Again, word processing is sufficiently challenging when placing static text in static locations. But placing varying amounts of text in spaces that vary in size and location, and even shape, requires a pretty complete tool kit – which PSL provides.
With variable data the concept of word processing take on some interesting twists and quite often involves “text boxes.” PSL employs two types of boxes for text, in addition to the page. In one type the box behaves much like a page, taking on the properties, such as font, size, slant, etc applied to the text. Word wrap and flow from box to box (or page to page) can be automatically applied.
In a second type of box the text takes on the properties assigned to the box itself. In that case, rather than wrapping or flowing from box to box, font sizes are adjusted from the target (downward) to cause the phrase to fit the box. Lower limits can be set so that users are warned when the font had to be reduced too low to fit a box.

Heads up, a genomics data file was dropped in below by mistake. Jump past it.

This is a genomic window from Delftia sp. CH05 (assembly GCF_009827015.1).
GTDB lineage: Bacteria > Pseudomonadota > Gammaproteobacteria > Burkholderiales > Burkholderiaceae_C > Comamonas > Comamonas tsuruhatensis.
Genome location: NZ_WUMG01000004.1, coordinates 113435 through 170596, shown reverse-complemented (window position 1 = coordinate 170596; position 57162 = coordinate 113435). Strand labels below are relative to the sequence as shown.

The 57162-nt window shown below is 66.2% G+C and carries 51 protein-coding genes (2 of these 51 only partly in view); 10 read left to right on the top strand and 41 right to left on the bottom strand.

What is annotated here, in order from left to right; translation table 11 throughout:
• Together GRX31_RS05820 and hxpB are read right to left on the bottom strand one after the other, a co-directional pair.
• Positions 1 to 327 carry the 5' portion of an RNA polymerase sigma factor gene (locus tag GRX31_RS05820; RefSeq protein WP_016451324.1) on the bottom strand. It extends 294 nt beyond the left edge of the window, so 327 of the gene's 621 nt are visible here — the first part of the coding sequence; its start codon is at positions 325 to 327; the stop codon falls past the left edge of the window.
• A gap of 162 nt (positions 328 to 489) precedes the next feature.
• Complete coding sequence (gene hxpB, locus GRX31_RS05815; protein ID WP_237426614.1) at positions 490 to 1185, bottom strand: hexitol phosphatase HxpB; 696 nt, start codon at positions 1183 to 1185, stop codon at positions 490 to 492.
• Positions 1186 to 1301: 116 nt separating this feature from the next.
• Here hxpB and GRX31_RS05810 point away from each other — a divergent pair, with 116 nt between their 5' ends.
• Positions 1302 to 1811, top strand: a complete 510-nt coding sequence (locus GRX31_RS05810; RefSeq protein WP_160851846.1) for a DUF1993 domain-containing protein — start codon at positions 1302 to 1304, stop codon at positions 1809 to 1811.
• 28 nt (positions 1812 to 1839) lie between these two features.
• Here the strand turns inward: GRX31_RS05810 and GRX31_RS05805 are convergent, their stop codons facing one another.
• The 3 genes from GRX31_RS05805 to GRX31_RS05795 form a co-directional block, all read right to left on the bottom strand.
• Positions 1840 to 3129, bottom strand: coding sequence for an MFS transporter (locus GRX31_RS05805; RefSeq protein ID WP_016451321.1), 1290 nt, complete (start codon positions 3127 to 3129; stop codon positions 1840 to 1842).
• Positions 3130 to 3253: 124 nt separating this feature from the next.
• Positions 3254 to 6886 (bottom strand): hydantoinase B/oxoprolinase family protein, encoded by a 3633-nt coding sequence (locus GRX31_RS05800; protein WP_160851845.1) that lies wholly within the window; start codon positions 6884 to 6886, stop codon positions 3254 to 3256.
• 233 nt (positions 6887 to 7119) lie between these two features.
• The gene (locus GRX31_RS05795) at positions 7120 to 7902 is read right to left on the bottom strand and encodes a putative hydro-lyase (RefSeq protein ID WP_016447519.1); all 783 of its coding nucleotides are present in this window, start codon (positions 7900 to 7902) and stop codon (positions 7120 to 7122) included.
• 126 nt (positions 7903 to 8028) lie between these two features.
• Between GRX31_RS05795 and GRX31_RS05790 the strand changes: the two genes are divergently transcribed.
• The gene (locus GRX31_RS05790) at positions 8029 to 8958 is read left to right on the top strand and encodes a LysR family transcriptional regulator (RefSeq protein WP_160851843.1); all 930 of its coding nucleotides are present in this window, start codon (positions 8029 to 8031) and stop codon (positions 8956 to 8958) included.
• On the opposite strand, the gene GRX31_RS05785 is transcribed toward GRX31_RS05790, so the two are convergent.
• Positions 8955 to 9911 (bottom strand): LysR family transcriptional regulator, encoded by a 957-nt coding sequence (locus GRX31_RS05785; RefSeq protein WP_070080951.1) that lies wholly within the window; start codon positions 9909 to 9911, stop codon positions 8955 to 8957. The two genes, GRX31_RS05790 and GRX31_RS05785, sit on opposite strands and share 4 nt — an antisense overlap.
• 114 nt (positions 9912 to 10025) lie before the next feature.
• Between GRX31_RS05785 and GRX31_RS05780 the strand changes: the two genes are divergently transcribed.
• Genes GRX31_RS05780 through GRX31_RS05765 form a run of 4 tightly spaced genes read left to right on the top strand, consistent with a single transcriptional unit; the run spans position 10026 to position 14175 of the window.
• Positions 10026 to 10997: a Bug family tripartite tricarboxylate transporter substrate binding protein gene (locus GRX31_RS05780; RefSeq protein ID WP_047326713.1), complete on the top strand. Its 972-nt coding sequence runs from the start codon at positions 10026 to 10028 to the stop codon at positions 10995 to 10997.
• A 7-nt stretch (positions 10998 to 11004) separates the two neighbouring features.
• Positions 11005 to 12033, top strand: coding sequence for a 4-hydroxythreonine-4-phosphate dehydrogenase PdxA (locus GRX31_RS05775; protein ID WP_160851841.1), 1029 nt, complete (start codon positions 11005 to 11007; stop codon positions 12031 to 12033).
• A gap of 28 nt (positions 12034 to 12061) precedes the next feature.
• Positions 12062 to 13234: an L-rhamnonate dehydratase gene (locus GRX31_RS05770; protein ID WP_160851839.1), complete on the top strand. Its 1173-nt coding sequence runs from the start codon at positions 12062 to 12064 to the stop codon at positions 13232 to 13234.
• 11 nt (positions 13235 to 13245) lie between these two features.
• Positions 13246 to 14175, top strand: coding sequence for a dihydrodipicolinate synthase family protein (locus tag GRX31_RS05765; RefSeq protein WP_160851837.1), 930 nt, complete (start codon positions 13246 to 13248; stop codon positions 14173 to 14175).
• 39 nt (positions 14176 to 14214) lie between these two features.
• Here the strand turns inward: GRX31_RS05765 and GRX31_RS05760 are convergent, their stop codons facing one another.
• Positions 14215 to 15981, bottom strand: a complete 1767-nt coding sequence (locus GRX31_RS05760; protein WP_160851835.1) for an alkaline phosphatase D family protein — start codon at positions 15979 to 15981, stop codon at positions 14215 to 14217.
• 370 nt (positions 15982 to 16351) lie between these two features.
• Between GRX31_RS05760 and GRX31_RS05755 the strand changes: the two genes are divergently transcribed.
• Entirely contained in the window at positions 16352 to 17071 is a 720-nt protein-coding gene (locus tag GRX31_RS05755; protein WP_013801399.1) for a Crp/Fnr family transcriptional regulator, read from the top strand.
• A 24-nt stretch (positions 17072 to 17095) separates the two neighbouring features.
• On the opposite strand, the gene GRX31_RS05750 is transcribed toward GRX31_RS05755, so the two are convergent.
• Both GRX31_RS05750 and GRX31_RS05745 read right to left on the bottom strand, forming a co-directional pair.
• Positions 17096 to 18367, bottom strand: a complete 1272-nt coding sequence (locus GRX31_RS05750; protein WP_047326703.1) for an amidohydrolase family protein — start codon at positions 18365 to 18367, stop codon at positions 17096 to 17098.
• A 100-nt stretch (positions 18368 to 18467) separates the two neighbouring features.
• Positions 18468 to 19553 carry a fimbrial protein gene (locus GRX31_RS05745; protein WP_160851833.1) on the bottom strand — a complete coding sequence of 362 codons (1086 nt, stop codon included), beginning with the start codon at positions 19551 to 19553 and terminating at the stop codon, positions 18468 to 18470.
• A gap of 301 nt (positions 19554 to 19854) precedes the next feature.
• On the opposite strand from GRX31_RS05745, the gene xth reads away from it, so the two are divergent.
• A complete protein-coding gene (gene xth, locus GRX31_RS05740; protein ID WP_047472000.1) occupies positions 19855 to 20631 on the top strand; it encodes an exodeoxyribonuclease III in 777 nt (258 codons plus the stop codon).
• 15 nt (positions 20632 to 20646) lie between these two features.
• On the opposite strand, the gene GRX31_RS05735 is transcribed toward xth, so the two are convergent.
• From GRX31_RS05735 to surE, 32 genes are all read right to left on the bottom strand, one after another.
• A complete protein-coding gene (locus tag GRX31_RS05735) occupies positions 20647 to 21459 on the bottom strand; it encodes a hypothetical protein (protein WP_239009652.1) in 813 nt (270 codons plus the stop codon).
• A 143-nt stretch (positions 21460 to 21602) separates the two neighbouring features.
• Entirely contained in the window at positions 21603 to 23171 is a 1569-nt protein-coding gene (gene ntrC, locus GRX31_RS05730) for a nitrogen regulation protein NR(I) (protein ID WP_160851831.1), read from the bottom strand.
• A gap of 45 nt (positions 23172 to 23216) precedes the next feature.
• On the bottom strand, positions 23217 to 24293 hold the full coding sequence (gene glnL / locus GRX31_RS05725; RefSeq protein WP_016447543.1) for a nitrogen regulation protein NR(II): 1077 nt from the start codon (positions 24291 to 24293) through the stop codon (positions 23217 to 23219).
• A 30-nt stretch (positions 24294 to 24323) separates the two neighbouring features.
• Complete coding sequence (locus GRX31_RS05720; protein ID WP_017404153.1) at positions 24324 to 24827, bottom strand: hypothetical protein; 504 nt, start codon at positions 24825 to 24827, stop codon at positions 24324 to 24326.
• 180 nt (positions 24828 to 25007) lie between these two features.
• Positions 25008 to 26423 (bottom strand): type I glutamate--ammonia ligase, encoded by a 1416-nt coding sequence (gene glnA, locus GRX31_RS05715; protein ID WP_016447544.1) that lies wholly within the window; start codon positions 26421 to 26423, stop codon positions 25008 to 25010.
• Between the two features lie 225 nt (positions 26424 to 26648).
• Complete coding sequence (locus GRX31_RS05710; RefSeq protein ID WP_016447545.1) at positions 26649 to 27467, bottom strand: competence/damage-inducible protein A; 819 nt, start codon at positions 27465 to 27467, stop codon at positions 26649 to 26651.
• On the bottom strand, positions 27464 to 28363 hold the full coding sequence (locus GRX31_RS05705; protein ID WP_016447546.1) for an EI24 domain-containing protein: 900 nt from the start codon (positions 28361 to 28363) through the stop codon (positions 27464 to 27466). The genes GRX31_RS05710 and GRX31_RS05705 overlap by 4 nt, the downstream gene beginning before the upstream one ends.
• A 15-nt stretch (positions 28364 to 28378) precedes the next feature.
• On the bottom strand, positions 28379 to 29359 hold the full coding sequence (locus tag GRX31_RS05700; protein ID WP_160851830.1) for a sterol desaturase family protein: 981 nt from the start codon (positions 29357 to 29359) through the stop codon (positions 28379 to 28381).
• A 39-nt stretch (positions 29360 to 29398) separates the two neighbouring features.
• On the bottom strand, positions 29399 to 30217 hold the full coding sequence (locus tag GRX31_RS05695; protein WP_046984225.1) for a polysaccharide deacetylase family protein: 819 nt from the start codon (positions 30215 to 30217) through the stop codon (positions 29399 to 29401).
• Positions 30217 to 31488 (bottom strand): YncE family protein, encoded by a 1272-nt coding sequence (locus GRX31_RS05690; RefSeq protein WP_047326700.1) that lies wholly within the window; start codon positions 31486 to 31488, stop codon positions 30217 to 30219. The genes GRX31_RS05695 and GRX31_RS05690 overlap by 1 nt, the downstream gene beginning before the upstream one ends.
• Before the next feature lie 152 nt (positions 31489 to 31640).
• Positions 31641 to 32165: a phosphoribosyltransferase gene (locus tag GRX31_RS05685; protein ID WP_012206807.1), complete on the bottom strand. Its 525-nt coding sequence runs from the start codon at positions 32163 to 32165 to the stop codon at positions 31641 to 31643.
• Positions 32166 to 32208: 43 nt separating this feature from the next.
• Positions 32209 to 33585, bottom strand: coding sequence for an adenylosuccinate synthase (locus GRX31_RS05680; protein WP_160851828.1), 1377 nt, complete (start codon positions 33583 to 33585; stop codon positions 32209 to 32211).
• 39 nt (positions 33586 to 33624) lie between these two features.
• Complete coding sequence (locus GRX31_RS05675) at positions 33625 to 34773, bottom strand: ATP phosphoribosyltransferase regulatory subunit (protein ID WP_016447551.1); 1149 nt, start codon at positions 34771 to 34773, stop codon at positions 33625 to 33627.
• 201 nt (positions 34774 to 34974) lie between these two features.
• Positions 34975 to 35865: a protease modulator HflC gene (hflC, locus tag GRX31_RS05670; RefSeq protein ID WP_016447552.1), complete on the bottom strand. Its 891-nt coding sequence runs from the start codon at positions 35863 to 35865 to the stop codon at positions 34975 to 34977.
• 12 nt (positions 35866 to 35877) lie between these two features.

Perhaps more importantly using the wealth of typesetting commands discussed above and some special “word processing” commands, such as finding out how much vertical or horizontal space is still available; one can create functions to make the text behave just about any way one would want.
Vertical borders of text boxes can be any shape desired. One can fit text to a curve – most any curve.
Text in Shapes
Around Curved Objects
Image Text Placement